For those wishing to experience the magic of this ancient rite, on 8 and 9 September the Cultural Association Altura organizes the event in Aspra Ciauru ri astrattu (extract fragrance). "The ritual of preparing tomato concentrate," he says Rosellina Mantini, president of the association, "accompanied our summers when we were children, as well as the smell of tomato lying in the sun. We cannot risk that this heritage should be lost and our commitment is to celebrate and highlight an all-female knowledge that is handed down between generations and that can be saved from oblivion only by recalling it .

Two whole days to discover stories, legends and anecdotes about the preparation of tomato concentrate, its link with the salt extraction activities and with the catch. Instead, it will be up to local chefs to show the public its use in the kitchen. Original the idea of Antonio Sciortino, owner of the restaurant Colapisci, to create a pizza with a mixture of 5 Sicilian grains and a topping that reproduces the seasoning of the typical pasta with sardines (the concentrate is a fundamental ingredient of the recipe), today proposed as a welcome to the guests of his beautiful restaurant on the seafront of Aspra .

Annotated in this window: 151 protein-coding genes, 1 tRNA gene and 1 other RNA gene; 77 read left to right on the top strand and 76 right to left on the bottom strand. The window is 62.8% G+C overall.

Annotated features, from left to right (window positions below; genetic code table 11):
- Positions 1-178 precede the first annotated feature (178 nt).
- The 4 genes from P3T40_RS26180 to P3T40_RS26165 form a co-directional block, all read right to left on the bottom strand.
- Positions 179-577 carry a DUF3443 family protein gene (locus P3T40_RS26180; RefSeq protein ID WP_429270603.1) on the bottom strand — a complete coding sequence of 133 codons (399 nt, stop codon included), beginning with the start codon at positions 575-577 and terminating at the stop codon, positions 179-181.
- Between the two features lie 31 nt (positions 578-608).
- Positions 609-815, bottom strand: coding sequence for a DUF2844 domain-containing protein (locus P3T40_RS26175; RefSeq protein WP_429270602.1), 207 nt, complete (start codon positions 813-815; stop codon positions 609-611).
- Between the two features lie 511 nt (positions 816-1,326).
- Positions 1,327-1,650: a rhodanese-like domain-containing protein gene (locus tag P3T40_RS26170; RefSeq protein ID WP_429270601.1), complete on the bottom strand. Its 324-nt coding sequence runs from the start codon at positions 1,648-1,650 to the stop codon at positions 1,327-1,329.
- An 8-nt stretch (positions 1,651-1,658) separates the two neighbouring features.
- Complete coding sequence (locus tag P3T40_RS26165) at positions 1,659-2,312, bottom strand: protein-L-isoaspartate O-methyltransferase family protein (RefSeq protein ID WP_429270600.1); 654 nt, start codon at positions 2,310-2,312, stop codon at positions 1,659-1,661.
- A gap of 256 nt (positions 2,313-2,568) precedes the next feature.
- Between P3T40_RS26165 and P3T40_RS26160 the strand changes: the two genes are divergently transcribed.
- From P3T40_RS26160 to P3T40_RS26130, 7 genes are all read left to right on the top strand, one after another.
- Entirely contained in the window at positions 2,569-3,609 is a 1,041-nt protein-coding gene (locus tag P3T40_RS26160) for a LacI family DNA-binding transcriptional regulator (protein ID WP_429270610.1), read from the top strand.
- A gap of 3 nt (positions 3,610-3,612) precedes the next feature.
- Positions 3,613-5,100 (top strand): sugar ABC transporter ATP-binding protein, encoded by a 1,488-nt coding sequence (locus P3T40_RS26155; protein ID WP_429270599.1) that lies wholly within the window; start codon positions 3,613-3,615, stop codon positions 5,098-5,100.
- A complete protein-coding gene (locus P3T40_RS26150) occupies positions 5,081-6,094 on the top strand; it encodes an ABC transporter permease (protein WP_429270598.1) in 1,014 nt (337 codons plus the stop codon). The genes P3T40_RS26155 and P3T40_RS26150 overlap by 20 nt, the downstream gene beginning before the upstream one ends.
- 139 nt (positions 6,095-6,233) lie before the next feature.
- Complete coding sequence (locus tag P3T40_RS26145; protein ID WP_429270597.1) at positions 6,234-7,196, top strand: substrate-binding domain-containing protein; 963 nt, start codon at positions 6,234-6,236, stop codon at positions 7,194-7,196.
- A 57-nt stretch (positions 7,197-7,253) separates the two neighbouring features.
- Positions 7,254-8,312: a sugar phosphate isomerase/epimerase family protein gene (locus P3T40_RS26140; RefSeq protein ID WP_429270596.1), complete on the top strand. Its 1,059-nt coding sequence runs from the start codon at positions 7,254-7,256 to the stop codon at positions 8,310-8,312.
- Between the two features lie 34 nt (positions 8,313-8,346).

The event will also feature some of the most talented Sicilian chefs: Martina Caruso, 1 Michelin star chef of Signum of Salina, Marco Baglieri of the restaurant Crucified in Noto, Giacomo Caravello of Balice in Milazzo, inaugurated this summer, e Bonetta Dell’Oglio, the chef champion of the protection of Sicilian biodiversity.

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Long live the nettle, a concentrate of health! – Italian Cuisine


A beneficial plant spread throughout the world in mild to temperate climates, particularly in very humid habitats (such as forests, rivers and on the edges of roads), already used in Greek and Roman times to soften meat and decidedly in vogue in a large number of recipes, especially in this spring season.